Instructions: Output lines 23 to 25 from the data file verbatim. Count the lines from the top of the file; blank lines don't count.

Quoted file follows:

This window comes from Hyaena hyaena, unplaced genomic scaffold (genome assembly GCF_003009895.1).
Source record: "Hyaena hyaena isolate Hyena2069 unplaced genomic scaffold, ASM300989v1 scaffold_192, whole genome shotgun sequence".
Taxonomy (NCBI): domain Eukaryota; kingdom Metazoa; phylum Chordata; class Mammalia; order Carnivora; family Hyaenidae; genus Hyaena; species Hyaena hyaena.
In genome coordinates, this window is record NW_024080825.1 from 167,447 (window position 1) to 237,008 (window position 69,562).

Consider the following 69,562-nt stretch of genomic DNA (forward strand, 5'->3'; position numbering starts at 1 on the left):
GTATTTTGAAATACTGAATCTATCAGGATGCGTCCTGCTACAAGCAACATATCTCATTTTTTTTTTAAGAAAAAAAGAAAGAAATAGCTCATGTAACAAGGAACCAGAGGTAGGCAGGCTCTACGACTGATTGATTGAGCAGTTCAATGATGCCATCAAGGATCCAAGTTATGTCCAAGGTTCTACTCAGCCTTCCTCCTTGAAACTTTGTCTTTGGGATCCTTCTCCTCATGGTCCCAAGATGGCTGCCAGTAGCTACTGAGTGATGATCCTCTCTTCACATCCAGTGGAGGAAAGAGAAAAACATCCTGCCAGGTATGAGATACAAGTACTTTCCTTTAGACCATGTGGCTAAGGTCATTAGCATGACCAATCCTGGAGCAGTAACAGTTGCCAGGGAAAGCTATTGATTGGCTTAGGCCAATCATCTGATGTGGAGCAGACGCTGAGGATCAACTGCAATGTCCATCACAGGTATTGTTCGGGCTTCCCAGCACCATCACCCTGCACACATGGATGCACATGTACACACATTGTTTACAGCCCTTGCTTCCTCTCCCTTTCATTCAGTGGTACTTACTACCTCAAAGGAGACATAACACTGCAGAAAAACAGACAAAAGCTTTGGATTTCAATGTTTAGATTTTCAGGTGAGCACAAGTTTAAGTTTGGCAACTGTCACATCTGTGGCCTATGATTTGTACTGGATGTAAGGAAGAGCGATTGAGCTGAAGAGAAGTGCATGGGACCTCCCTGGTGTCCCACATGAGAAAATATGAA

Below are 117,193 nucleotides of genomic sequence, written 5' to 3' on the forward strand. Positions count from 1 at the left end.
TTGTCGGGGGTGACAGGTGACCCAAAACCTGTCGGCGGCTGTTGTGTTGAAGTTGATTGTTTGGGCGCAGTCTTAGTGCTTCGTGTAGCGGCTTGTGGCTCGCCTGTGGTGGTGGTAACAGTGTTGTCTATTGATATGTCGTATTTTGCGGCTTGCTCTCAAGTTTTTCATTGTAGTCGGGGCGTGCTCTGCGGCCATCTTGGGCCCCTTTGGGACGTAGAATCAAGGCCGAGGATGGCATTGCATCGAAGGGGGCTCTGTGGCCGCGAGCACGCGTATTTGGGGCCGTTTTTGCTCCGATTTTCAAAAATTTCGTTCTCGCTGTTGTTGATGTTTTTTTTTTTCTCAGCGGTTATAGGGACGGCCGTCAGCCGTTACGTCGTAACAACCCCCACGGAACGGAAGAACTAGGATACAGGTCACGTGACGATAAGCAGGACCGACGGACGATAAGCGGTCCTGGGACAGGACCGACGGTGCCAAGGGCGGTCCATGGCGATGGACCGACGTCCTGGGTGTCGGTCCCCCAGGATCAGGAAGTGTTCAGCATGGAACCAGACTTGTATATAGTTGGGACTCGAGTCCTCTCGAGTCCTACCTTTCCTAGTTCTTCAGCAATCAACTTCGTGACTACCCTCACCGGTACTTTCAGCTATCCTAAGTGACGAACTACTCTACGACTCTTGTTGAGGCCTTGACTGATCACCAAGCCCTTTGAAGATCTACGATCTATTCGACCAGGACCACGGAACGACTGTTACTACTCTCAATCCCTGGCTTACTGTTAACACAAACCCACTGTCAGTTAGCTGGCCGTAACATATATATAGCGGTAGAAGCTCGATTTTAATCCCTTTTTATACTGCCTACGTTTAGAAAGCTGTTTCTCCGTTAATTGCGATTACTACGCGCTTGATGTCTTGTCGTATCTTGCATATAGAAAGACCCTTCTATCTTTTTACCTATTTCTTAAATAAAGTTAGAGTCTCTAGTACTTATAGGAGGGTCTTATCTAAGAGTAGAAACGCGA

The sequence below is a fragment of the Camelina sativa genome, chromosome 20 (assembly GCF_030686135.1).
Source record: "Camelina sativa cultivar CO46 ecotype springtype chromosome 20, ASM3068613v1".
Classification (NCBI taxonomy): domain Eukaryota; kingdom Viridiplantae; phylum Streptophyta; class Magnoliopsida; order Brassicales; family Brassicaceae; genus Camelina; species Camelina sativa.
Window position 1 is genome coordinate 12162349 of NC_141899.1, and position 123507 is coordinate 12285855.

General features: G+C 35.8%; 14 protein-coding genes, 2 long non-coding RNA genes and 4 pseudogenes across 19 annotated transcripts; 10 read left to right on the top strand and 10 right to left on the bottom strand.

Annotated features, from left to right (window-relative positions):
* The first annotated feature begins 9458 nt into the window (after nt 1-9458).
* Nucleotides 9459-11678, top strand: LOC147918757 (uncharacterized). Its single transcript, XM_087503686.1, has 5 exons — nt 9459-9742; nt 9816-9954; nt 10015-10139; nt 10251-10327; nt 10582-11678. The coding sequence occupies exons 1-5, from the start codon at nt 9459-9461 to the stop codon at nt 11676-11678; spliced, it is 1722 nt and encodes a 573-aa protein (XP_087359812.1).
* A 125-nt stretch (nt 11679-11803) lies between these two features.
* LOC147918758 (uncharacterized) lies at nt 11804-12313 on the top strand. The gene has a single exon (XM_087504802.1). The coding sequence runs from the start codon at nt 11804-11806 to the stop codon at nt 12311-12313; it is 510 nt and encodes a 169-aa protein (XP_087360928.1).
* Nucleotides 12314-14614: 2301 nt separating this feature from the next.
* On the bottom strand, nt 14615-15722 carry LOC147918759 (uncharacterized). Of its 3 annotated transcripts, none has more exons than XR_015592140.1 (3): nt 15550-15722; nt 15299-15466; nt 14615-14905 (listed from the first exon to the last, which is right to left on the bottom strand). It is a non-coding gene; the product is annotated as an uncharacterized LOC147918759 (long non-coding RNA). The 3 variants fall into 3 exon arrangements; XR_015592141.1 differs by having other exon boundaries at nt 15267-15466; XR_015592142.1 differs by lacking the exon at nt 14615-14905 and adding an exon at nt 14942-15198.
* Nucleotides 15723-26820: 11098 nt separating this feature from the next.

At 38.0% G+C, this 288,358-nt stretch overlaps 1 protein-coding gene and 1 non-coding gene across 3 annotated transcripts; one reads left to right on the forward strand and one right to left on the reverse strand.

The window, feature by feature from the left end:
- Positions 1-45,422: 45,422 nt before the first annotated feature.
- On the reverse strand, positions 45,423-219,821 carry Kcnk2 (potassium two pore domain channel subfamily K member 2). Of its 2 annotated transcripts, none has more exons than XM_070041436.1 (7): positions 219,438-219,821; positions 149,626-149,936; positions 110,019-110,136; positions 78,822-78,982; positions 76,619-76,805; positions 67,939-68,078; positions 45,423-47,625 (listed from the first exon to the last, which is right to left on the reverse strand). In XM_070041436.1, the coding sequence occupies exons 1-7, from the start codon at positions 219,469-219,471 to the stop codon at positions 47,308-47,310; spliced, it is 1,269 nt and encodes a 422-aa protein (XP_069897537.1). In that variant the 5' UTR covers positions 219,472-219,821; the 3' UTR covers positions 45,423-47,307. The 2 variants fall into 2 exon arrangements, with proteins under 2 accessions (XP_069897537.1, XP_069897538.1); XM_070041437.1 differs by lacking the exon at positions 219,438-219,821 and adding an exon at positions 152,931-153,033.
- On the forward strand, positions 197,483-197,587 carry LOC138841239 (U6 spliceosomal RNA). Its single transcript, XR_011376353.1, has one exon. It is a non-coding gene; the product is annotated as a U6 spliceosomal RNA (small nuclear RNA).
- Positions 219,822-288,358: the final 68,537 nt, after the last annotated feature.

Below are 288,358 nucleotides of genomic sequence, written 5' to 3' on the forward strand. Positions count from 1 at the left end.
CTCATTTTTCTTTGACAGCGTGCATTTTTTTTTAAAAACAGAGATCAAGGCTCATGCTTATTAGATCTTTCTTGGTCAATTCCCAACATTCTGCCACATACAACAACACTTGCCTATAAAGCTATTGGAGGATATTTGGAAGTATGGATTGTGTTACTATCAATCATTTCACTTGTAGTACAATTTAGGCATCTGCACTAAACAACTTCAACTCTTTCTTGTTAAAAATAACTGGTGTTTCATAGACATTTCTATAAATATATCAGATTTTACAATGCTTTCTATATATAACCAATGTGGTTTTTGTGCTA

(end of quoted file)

The window, feature by feature from the left end:
- Positions 1-45,422: 45,422 nt before the first annotated feature.
- On the reverse strand, positions 45,423-219,821 carry Kcnk2 (potassium two pore domain channel subfamily K member 2). Of its 2 annotated transcripts, none has more exons than XM_070041436.1 (7): positions 219,438-219,821; positions 149,626-149,936; positions 110,019-110,136; positions 78,822-78,982; positions 76,619-76,805; positions 67,939-68,078; positions 45,423-47,625 (listed from the first exon to the last, which is right to left on the reverse strand). In XM_070041436.1, the coding sequence occupies exons 1-7, from the start codon at positions 219,469-219,471 to the stop codon at positions 47,308-47,310; spliced, it is 1,269 nt and encodes a 422-aa protein (XP_069897537.1). In that variant the 5' UTR covers positions 219,472-219,821; the 3' UTR covers positions 45,423-47,307. The 2 variants fall into 2 exon arrangements, with proteins under 2 accessions (XP_069897537.1, XP_069897538.1); XM_070041437.1 differs by lacking the exon at positions 219,438-219,821 and adding an exon at positions 152,931-153,033.